Dear John: Part 1 – All I Ever Wanted

How do you stand up and look at someone? How do you sit across from the table trying to have small talk? How do you shake their hand? More importantly, how do you do all this, when all you really want to do after so long, is hold them in your arms again; have their lips meet yours and never have a need to stop. How do you smile, when you the only thing ever worth having, is not yours anymore?

Well that's how I felt about Savannah. That's how I felt when I finally got the guts to go to her house before I had to go back. She's married, I kept telling myself, it's pointless. She's moved on, John, and you're only going to prove how much she hurt you. Pain. I thought again of when I got shot, and about my father. She's the only one you really have left. She's the only thing, that can make you happy. And that last thing, was what made me go. I knew, as well as anyone else did, that I had to go see her – husband, or not.

And that's where I was now: at what I knew to be Savannah's parents' house. We were sitting in silence across the table from each other, as the quiet gnawed at me. I wanted to do so much all at once – shout at her for getting married, comfort her for any sadness I made her feel and hold her in my arms again. Just one more time, and I'd feel like I could make it for another month. It was clearer to me now, now that I was sitting face to face with her for the first time in years; I still loved Savannah. And before I knew it, all the hurt rushed back to me, as I remembered getting that last letter.

"Why didn't you call me? Did you think that little of me, that you couldn't even give me more of an explanation that just…that letter? Couldn't you have given me at least one chance to change your mind?" I cried.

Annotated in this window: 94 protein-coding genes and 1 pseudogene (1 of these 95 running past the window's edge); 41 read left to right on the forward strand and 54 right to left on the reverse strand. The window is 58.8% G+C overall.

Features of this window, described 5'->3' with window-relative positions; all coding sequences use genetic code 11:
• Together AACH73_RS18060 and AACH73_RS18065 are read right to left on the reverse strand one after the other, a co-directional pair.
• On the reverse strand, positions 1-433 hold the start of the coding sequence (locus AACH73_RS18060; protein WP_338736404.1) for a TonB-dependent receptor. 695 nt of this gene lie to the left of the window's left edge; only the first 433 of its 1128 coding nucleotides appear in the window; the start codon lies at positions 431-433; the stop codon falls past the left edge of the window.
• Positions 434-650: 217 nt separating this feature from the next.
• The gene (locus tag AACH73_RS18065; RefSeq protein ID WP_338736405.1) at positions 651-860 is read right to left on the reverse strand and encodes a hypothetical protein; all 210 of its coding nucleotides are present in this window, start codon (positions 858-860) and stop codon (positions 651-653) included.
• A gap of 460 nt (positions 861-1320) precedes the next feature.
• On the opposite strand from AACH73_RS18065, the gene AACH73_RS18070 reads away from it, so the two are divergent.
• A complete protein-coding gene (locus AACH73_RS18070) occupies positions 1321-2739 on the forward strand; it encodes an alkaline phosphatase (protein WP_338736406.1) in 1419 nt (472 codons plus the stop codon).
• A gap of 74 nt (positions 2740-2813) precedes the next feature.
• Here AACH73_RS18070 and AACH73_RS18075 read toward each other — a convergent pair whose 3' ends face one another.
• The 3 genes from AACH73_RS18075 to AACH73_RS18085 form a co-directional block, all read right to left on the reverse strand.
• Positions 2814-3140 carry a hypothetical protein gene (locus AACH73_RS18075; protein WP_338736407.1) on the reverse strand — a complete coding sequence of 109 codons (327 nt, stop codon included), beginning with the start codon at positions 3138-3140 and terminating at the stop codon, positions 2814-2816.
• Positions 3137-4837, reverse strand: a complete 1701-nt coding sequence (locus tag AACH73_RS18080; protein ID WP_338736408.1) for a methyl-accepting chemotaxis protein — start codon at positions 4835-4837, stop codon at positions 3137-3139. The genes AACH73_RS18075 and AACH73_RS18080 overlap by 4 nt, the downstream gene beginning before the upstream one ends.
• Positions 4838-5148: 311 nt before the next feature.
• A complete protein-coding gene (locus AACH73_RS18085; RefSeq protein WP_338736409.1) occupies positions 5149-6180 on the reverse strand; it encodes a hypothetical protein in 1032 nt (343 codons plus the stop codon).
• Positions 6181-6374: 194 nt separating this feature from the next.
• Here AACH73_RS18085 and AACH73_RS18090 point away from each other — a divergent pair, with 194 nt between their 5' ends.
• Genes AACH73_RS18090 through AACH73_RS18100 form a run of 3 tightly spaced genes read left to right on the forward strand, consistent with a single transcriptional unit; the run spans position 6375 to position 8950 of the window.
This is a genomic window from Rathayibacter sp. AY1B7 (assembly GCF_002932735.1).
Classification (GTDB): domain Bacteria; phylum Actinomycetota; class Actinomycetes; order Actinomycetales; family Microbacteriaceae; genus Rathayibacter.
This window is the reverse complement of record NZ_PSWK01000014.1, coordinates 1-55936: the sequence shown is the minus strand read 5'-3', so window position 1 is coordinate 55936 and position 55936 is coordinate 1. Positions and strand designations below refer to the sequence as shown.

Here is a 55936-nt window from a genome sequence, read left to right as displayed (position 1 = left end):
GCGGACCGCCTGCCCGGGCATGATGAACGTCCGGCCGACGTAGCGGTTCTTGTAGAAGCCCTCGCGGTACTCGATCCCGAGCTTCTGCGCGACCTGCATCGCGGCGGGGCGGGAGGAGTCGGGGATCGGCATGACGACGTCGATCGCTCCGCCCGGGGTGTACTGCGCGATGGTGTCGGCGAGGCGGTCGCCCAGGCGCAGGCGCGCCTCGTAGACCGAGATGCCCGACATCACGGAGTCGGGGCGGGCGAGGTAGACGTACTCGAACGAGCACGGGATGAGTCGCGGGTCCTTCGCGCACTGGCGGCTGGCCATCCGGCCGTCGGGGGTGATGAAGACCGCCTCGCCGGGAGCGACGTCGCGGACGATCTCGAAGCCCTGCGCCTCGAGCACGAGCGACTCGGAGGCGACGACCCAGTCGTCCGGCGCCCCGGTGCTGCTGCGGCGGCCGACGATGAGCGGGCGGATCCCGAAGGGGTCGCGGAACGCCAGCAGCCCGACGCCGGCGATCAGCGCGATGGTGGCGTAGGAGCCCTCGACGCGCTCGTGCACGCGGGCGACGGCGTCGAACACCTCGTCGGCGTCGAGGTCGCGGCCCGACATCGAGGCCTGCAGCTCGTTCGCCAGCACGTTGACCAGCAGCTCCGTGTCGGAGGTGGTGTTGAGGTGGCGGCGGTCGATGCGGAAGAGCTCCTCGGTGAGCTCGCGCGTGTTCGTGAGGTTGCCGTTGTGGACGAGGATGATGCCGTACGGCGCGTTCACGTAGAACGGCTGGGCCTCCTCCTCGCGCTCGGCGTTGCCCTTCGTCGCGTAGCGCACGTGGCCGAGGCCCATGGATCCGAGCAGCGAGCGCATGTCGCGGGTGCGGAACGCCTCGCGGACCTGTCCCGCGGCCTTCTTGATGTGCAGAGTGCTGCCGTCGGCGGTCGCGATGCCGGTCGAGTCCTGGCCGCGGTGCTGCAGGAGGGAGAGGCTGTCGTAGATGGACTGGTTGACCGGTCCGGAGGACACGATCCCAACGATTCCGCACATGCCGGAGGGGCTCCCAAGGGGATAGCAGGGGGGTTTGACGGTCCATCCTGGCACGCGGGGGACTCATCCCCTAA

She couldn't even meet my gaze, but she began shaking her head slowly. "I couldn't," she whispered. And as she poured her heart out to me, I heard all the pain and sadness in her voice, and the only thing I wanted to do at that moment, was to protect and comfort her; remove every bit of sorrow and make her feel as happy as she did in those first two weeks we spent together when we first met. I put my arms around her, breathing her in, and happiness filled every inch of my body, as the gap between us I'd wanted to fill for how many years now was finally closed. She was in my arms again, and as I felt her grip as tight as mine, I knew she'd longed for this moment as much as I had. Somewhere inside her she wished she hadn't gotten married; and somewhere inside me, I wished I'd never left.

Her tears soaked into my shirt and I wanted only to hear her laugh, and to see her smile again. Savannah, was everything to me.